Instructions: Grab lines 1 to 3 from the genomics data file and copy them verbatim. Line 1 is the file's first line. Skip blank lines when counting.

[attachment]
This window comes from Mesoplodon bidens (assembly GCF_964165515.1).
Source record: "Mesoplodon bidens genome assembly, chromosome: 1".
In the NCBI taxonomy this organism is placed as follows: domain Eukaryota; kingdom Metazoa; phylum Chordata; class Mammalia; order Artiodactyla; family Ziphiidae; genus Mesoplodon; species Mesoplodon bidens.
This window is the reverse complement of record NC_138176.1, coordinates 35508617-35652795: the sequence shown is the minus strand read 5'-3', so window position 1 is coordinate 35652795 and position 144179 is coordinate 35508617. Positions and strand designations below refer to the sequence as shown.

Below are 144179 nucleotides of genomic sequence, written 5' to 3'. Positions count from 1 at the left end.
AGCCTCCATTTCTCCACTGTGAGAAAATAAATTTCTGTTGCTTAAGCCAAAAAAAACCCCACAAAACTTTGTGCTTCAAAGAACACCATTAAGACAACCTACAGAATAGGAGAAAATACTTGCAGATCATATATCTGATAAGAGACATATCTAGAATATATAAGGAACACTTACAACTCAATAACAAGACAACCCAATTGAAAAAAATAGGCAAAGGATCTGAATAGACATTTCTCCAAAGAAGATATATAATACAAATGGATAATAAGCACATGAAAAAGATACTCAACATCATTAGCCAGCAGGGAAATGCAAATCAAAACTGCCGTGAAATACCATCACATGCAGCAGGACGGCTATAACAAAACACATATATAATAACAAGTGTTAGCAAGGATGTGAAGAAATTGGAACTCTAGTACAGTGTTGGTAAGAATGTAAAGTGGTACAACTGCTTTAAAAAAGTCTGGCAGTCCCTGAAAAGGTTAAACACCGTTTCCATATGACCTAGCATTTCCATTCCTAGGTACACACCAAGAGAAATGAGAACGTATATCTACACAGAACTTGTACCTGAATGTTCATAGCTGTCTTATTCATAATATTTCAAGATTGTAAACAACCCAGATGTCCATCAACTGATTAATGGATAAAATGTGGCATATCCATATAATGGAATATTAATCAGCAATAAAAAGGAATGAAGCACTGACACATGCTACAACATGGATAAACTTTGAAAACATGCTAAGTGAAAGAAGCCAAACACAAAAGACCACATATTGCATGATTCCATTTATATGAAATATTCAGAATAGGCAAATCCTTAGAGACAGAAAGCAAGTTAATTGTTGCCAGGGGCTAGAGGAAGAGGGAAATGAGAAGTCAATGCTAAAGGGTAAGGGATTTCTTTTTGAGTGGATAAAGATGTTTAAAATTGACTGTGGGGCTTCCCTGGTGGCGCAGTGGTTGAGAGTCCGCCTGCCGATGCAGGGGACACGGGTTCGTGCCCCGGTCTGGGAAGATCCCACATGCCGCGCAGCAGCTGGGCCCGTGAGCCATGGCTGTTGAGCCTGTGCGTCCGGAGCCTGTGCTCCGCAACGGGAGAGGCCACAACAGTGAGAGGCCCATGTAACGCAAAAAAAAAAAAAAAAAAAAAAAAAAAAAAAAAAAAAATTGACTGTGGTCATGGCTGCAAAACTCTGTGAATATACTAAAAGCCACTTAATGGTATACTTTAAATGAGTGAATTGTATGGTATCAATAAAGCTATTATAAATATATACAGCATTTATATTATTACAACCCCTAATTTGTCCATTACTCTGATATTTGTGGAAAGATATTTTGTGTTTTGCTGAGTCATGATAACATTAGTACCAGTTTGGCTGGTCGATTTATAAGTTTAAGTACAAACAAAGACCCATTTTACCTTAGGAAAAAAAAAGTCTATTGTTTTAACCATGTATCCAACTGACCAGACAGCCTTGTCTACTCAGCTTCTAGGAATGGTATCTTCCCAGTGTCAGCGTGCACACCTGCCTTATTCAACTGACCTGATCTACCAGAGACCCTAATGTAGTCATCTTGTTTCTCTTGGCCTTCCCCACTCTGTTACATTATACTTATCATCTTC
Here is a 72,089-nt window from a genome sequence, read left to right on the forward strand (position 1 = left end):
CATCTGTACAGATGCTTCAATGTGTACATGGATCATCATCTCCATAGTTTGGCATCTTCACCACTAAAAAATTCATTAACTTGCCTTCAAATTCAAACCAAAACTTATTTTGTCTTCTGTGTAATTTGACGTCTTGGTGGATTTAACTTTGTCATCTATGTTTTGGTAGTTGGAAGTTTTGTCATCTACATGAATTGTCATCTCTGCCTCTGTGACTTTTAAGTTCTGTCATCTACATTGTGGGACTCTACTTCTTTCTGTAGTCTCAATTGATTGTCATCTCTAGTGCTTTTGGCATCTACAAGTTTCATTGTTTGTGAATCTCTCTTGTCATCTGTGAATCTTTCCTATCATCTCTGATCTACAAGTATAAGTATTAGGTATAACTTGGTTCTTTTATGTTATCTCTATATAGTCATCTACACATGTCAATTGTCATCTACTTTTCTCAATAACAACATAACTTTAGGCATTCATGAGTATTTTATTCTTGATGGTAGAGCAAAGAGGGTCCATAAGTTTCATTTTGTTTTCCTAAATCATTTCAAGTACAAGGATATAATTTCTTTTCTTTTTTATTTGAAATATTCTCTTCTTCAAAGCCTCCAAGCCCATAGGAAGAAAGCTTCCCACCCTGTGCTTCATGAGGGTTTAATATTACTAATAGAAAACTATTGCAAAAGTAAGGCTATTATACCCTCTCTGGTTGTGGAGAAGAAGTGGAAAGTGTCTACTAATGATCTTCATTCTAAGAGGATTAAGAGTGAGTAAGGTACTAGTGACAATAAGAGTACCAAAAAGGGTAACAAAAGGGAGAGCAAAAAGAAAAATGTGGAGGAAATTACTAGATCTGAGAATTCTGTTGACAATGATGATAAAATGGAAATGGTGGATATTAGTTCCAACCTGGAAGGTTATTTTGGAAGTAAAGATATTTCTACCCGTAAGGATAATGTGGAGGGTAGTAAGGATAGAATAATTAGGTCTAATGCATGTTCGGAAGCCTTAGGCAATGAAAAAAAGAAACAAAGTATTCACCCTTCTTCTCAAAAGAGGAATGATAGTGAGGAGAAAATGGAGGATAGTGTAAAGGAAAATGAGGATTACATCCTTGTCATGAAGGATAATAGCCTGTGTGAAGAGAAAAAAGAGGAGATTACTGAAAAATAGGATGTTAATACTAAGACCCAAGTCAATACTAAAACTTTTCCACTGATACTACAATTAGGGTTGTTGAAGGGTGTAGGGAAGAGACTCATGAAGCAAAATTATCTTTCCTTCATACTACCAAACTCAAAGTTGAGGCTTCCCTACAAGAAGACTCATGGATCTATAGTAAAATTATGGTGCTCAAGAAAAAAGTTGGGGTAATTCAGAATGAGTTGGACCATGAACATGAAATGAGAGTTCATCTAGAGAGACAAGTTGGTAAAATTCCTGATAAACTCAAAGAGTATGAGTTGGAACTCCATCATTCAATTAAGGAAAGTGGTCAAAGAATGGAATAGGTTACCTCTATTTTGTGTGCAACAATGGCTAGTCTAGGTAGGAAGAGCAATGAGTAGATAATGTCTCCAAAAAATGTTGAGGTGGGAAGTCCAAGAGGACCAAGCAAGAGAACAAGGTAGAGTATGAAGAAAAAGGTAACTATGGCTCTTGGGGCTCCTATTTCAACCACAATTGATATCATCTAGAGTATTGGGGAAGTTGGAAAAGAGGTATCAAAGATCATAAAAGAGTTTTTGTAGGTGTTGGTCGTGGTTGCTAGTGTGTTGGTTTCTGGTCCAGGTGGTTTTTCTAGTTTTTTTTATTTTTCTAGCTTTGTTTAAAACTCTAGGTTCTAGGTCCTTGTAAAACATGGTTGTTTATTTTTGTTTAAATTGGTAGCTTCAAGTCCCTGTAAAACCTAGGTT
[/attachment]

This window comes from Mesoplodon bidens (assembly GCF_964165515.1).
Source record: "Mesoplodon bidens genome assembly, chromosome: 1".
In the NCBI taxonomy this organism is placed as follows: domain Eukaryota; kingdom Metazoa; phylum Chordata; class Mammalia; order Artiodactyla; family Ziphiidae; genus Mesoplodon; species Mesoplodon bidens.